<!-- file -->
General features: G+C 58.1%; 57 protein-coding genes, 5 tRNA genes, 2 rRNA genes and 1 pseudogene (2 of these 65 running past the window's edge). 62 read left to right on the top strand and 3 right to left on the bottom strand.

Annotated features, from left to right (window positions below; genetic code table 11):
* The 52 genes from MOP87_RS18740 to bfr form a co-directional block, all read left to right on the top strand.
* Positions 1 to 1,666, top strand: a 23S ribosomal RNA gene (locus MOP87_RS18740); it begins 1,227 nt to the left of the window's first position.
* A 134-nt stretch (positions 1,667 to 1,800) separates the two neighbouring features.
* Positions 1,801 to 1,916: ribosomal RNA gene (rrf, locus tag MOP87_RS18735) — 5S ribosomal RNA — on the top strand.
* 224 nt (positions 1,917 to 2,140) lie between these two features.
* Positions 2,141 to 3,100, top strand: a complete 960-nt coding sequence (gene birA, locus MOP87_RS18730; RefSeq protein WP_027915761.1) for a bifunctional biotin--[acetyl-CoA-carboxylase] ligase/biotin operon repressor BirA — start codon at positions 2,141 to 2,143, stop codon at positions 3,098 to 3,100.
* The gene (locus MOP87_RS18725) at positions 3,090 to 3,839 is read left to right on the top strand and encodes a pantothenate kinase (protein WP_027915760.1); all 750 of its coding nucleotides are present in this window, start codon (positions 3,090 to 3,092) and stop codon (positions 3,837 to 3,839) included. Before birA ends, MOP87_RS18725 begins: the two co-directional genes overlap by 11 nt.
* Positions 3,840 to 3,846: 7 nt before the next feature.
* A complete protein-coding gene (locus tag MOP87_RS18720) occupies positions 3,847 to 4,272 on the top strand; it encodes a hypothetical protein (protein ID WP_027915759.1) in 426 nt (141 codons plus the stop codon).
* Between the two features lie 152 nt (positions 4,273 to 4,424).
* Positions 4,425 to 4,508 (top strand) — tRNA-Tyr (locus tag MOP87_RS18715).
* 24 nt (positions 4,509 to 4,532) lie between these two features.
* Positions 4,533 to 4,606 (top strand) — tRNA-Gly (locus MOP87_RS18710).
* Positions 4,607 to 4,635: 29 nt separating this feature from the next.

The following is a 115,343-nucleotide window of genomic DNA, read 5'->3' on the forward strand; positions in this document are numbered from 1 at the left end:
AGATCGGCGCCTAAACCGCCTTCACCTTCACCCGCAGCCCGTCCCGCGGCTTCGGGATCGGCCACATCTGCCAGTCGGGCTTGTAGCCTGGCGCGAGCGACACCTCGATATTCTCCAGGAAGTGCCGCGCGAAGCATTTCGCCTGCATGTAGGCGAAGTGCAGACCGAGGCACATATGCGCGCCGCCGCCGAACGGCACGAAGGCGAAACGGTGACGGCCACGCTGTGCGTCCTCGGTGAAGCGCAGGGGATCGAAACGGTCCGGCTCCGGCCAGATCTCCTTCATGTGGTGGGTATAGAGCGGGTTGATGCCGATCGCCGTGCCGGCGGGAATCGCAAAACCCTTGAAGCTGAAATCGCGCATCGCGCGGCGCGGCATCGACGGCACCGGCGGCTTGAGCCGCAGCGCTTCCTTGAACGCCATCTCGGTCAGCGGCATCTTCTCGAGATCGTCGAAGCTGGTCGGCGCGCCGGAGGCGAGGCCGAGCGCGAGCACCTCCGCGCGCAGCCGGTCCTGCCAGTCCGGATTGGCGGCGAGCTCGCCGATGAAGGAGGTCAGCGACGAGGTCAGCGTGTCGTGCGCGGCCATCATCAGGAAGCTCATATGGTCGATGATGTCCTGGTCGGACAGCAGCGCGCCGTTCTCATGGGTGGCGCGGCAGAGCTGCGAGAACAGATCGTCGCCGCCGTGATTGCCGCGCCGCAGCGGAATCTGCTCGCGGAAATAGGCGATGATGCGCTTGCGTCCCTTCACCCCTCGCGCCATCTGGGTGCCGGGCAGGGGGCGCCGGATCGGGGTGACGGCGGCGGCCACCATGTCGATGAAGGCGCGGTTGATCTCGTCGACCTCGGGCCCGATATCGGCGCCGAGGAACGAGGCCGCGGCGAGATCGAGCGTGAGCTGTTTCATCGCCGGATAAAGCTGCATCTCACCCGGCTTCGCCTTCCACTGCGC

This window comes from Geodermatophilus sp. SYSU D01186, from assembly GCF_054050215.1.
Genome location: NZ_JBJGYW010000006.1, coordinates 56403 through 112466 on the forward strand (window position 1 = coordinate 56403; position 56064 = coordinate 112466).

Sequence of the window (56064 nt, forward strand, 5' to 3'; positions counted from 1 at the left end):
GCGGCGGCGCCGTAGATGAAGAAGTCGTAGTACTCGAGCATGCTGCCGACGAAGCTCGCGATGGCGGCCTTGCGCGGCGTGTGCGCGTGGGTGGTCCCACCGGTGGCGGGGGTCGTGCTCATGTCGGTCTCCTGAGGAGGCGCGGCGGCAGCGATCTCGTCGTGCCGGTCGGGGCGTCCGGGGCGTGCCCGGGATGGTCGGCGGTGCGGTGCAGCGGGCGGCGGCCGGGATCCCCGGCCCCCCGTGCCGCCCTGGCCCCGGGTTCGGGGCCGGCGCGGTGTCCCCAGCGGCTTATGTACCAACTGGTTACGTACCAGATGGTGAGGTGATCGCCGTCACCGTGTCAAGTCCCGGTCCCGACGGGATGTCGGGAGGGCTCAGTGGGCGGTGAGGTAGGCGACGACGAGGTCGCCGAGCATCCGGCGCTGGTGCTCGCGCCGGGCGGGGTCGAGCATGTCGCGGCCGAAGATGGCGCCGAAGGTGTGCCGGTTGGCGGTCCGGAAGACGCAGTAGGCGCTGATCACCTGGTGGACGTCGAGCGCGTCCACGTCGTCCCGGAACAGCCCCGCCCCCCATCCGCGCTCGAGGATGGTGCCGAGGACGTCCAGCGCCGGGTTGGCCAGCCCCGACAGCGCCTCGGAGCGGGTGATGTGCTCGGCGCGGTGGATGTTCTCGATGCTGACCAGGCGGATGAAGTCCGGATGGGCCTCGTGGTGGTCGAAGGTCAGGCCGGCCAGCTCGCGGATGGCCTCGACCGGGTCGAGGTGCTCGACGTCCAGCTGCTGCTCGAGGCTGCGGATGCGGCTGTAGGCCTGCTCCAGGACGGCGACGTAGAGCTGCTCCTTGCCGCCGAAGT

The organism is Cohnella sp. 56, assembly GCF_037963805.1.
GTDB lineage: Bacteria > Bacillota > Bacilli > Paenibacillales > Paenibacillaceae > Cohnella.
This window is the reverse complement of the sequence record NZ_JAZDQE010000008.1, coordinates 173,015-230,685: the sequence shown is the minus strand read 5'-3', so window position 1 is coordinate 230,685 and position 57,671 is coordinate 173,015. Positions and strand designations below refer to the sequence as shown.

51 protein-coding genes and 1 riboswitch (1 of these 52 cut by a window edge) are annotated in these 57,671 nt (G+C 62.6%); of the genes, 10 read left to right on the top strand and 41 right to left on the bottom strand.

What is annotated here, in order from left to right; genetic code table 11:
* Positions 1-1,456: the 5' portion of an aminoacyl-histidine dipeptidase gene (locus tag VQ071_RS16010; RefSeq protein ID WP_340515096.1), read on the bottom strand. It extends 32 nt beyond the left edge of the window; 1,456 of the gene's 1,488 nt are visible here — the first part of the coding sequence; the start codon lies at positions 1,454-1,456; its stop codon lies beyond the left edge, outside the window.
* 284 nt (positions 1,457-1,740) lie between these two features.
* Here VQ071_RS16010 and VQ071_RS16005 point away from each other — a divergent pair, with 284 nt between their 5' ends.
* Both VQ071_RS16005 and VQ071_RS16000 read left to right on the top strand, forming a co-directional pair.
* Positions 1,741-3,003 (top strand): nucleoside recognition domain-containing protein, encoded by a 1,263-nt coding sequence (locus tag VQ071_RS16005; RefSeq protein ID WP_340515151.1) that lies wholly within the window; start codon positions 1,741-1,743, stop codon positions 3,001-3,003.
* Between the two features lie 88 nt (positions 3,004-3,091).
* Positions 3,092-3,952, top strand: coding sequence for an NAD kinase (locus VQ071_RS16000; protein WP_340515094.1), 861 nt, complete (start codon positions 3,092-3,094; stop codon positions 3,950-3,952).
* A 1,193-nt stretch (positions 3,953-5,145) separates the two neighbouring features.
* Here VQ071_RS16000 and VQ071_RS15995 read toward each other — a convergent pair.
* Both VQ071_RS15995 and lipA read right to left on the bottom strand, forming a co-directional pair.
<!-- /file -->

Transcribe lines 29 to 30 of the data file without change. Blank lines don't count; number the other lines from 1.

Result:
* 284 nt (positions 1,457-1,740) lie between these two features.
* Here VQ071_RS16010 and VQ071_RS16005 point away from each other — a divergent pair, with 284 nt between their 5' ends.